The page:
... The NR process occurs in four phases, resulting in berries with appropriate texture and color for further processing [9,15] During infection, several changes are observed in grape berries, including water evaporation which leads to increased sugar and citric acid concentration. In addition, the cell wall is degraded, causing tissue senescence and resulting in further moisture loss and textural changes [16][17][18]. ...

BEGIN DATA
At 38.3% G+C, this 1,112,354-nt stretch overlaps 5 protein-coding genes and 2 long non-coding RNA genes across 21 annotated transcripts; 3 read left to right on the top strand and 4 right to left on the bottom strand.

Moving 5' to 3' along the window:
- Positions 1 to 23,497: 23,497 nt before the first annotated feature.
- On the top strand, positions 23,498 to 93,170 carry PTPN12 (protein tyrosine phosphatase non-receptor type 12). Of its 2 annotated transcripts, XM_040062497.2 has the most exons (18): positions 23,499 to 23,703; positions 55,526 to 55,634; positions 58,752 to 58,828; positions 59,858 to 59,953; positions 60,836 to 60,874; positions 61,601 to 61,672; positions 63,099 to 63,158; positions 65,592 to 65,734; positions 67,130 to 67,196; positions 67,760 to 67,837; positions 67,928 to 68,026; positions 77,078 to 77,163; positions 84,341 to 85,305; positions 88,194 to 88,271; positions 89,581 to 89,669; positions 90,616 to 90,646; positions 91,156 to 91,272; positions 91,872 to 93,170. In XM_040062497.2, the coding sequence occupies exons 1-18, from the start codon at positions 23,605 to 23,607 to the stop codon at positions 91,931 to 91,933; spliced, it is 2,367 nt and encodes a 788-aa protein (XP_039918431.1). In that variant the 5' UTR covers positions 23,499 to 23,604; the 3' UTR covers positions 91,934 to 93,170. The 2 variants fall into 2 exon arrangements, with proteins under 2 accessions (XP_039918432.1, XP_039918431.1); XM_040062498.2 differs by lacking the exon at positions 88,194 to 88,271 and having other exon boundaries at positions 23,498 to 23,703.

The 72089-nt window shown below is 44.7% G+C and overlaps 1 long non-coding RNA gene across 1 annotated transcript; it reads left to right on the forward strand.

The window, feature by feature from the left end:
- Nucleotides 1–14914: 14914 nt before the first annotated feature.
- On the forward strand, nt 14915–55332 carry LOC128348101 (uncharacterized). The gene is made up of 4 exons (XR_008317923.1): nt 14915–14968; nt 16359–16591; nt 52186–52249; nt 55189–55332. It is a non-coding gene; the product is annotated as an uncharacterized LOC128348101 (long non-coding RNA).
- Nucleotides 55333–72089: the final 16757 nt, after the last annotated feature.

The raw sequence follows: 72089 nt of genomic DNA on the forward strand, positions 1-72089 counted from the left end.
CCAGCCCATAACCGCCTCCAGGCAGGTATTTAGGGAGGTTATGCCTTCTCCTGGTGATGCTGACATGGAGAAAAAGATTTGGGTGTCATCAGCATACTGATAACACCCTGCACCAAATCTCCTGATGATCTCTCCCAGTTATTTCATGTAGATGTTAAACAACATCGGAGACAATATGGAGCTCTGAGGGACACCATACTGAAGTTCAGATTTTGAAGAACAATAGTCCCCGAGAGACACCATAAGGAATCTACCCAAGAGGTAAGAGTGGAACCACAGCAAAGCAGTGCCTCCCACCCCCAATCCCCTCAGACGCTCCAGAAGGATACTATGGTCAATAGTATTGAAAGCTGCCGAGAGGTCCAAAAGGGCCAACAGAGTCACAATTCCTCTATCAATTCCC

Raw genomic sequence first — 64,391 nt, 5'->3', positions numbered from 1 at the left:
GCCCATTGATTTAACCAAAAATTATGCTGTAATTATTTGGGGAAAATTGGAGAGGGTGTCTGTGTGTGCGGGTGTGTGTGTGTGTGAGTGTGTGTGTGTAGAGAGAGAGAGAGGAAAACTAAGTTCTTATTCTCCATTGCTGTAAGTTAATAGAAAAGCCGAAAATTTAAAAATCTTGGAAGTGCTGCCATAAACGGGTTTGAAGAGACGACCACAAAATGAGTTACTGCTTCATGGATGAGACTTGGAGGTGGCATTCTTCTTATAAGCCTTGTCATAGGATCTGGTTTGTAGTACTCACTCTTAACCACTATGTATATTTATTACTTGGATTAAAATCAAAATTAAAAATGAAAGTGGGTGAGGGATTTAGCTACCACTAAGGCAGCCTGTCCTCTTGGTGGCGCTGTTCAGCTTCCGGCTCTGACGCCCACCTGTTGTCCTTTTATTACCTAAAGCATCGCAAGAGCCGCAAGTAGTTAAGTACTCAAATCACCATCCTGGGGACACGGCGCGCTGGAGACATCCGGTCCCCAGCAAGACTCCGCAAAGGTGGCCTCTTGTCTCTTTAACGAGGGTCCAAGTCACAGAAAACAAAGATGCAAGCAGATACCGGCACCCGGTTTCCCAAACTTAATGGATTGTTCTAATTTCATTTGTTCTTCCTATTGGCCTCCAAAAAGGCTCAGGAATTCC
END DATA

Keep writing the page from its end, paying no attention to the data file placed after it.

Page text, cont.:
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Botrytis cinerea, can lead to the formation of noble rot (NR) of grape berries under certain environmental conditions, resulting in favored metabolic and physical changes necessary for produc- ing highly regarded botrytized wines. The functional genes involved in the textural and biochemical processes are still poorly characterized. We generated and analyzed metatranscriptomic data from healthy (H) berries and from berries representing the four stages of NR from the Tokaj wine region in Hungary over three months. A weighted gene co-expression network analysis (WGCNA) was conducted to link B. cinerea functional genes to grape berry physical parameters berry hardness (BH), berry skin break force (F_sk), berry skin elasticity (E_sk), and the skin break energy (W_sk). Clustered modules showed that genes involved in carbohydrate and protein metabolism were significantly enriched in NR, highlighting their importance in the grape berry structural integrity. Carbohydrate active enzymes were particularly up-regulated at the onset of NR (during the transition from phase I to II) suggesting that the major structural changes occur early in the NR process. In addition, we identified genes expressed throughout the NR process belonging to enriched pathways that allow B. cinerea to dominate and proliferate during this state, including sulphate metabolizing genes and genes involved in the synthesis of antimicrobials.